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Old 20th October 2010, 11:58 AM   #11
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there are a lot of folks out there diy'ing their own traffos, i am pretty sure they must be doing it right....
planet10 needs your help: Let's help Ruth and Dave...[B
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Old 20th October 2010, 10:53 PM   #12
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I plugged OP's core area into my spreadsheet and i'd estimate that his core weighs 3Kg so i think he's off by a factor of ten somewhere.
certainly a lot bigger than a 15-30va transformer, which would require about 1200-2000 turns on the primary
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Old 20th October 2010, 11:47 PM   #13
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for low grade cores, 1750 turns per square inch of core area is what i go by.....
planet10 needs your help: Let's help Ruth and Dave...[B
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Old 21st October 2010, 12:18 AM   #14
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Default Excellent Reference Info!

Originally Posted by santonel View Post
So yeah, I'm kind of a newbie but I'm working on rewinding a transformer I had lying around. It's an EI transformer with a plastic split bobbin and it's original output was stated at 12-14.4v at 1.8A. So it's around 20 - 25VA ....snipped....
The information in the link was perfect and I bookmarked it for my future
use, thanks for the link! Your transformer, if stated V and A are correct,
is about 25va. Typical EI cores of that size do need about 10 turns/volt.
The author's technique of overwinding 10 turns, measuring the voltage,
then dividing by 10 to get turns/volt works every time. I tend to be
somewhat ADD, so I check my numbers a few times to be sure. A great
safety procedure is to use highest ohms setting on a multimeter to verify
pri/sec and pri/frame isolation, then apply power to the unloaded
transformer through an incandescent light bulb of equal or slightly lower
watt rating than the va rating of the transformer. The bulb should glow
dimly, if at all. A well-built transformer with a low-loss core will not cause
the bulb to glow visibly, but will almost always warm the bulb's outer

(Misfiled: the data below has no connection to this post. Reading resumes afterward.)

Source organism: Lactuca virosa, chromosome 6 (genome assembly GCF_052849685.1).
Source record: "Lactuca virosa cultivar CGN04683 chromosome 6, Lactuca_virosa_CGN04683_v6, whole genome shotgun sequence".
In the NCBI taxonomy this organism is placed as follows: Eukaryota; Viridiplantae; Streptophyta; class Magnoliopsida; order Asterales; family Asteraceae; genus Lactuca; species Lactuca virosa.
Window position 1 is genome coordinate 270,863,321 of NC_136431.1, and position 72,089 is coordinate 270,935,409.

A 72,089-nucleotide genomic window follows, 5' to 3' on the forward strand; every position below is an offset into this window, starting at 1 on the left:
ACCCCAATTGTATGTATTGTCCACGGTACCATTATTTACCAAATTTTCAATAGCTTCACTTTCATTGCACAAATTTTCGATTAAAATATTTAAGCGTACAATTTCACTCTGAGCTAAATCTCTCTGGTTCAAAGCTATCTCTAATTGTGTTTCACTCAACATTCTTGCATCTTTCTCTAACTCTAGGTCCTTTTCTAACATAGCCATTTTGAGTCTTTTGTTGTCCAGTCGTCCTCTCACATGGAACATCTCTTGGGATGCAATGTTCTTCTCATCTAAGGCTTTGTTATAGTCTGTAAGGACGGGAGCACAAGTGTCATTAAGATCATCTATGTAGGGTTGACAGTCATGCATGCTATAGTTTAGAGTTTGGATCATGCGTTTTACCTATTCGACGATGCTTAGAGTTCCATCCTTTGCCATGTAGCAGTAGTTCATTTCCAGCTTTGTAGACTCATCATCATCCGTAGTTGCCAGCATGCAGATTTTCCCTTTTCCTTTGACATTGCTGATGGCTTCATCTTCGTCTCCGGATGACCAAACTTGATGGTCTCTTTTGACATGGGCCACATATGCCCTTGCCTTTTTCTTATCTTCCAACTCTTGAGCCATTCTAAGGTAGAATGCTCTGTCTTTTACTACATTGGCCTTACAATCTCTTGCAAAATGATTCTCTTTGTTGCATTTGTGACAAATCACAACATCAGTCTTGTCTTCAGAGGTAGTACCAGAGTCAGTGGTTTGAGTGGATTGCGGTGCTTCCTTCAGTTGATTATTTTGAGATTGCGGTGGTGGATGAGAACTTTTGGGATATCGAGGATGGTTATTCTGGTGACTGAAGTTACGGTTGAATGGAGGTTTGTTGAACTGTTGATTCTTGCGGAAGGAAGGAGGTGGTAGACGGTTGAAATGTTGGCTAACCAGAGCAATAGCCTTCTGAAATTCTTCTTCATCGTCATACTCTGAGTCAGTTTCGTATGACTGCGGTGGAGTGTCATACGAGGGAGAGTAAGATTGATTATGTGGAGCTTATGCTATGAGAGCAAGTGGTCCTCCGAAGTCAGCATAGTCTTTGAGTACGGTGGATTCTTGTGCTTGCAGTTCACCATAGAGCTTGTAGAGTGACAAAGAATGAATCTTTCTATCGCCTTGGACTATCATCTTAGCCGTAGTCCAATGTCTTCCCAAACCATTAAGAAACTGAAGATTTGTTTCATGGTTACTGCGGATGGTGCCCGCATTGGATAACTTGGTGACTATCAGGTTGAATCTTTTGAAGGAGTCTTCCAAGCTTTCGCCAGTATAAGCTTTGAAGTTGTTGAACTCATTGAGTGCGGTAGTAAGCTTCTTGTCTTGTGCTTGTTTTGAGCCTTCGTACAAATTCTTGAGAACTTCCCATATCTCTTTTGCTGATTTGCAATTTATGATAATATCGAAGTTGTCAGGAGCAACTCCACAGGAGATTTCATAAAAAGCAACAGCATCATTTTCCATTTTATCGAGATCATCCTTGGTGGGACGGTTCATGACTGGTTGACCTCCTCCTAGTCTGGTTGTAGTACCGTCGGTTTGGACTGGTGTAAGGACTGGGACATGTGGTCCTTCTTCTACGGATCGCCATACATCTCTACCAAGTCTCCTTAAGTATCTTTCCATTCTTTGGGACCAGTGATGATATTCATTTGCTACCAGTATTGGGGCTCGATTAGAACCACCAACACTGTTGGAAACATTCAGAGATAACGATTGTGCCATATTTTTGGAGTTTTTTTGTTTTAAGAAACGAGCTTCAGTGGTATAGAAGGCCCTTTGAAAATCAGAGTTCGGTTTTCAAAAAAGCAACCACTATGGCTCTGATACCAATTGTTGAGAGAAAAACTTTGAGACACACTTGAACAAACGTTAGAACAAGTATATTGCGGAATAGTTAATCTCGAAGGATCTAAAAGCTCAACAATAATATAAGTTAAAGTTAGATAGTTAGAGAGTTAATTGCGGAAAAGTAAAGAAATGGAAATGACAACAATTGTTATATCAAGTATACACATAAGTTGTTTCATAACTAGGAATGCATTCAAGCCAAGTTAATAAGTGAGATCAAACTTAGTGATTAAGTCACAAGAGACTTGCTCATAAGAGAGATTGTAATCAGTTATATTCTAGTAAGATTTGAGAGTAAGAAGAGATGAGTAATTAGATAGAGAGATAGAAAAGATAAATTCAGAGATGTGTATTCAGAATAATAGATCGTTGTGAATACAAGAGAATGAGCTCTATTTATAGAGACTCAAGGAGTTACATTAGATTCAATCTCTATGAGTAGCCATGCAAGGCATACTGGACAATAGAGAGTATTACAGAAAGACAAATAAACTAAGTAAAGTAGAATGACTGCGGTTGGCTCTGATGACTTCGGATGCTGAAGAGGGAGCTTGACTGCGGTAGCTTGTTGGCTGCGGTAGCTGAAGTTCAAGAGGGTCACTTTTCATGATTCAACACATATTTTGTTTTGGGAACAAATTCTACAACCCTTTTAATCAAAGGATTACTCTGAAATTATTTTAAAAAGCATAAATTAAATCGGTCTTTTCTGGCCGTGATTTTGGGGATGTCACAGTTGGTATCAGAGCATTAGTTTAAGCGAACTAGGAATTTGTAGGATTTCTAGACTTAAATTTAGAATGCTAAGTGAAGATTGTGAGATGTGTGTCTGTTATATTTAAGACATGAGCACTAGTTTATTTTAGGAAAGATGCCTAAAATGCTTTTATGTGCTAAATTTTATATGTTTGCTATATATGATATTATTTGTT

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Old 21st October 2010, 01:12 AM   #15
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measuring the resistance from primary to secondary to core should be in the gigaohm range... or hundreds of megs for larger stuff.


transformer ratings are dependant on both core area and window area.

today it is best to throw most of those old rules of thumb out.

toss a test coil on it, measure the iron loss with a good wattmeter (kill-a-watt meters need to be calibrated, don't take them at face value below 40 watts!) , subtract the copper loss from the readings with a dc test.

core to copper loss ratio should reflect the average power to peak power ratio to minimise cost and and your electric bill, there is no reason to run it 50-50 unless its running full load 24-7
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Old 20th August 2013, 06:02 PM   #16
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sir please help me transformer rewinding in secondary(30/0/30v,5A),(0,14V,5A)and(12/0/12v 1A) primary 230V,50HZ AC how to calculate in primary and secondary turns and core size and bobbin size
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Old 21st August 2013, 02:47 PM   #17
AndrewT is online now AndrewT  Scotland
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wind on 10 turns.
Power up and measure the Vac of those 10 turns.

Then calculate how many turns to get your 30Vac, 14Vac & 12Vac.

Remember that you will be measuring open circuit voltages. The actual voltage under load on each of the windings will vary with the loading.
You decide how many extra turns on each winding to give the required loaded voltages for your circuit loadings.
regards Andrew T.
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